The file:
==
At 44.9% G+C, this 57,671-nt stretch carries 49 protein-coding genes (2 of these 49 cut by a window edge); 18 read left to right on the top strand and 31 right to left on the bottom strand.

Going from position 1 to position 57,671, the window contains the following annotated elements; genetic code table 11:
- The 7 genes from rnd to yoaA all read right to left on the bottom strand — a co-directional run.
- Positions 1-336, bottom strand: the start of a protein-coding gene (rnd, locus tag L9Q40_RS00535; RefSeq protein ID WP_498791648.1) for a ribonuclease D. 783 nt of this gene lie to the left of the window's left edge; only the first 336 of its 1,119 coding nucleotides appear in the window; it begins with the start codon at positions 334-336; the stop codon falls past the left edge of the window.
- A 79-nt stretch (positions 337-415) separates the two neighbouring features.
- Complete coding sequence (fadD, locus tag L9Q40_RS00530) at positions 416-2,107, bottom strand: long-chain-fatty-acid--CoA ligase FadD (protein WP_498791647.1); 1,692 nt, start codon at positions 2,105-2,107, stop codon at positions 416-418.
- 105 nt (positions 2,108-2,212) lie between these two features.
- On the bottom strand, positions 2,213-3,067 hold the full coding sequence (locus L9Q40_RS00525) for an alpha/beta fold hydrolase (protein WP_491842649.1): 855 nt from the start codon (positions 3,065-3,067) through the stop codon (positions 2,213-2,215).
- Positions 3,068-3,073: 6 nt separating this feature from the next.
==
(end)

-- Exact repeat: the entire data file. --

At 44.9% G+C, this 57,671-nt stretch carries 49 protein-coding genes (2 of these 49 cut by a window edge); 18 read left to right on the top strand and 31 right to left on the bottom strand.

Going from position 1 to position 57,671, the window contains the following annotated elements; genetic code table 11:
- The 7 genes from rnd to yoaA all read right to left on the bottom strand — a co-directional run.
- Positions 1-336, bottom strand: the start of a protein-coding gene (rnd, locus tag L9Q40_RS00535; RefSeq protein ID WP_498791648.1) for a ribonuclease D. 783 nt of this gene lie to the left of the window's left edge; only the first 336 of its 1,119 coding nucleotides appear in the window; it begins with the start codon at positions 334-336; the stop codon falls past the left edge of the window.
- A 79-nt stretch (positions 337-415) separates the two neighbouring features.
- Complete coding sequence (fadD, locus tag L9Q40_RS00530) at positions 416-2,107, bottom strand: long-chain-fatty-acid--CoA ligase FadD (protein WP_498791647.1); 1,692 nt, start codon at positions 2,105-2,107, stop codon at positions 416-418.
- 105 nt (positions 2,108-2,212) lie between these two features.
- On the bottom strand, positions 2,213-3,067 hold the full coding sequence (locus L9Q40_RS00525) for an alpha/beta fold hydrolase (protein WP_491842649.1): 855 nt from the start codon (positions 3,065-3,067) through the stop codon (positions 2,213-2,215).
- Positions 3,068-3,073: 6 nt separating this feature from the next.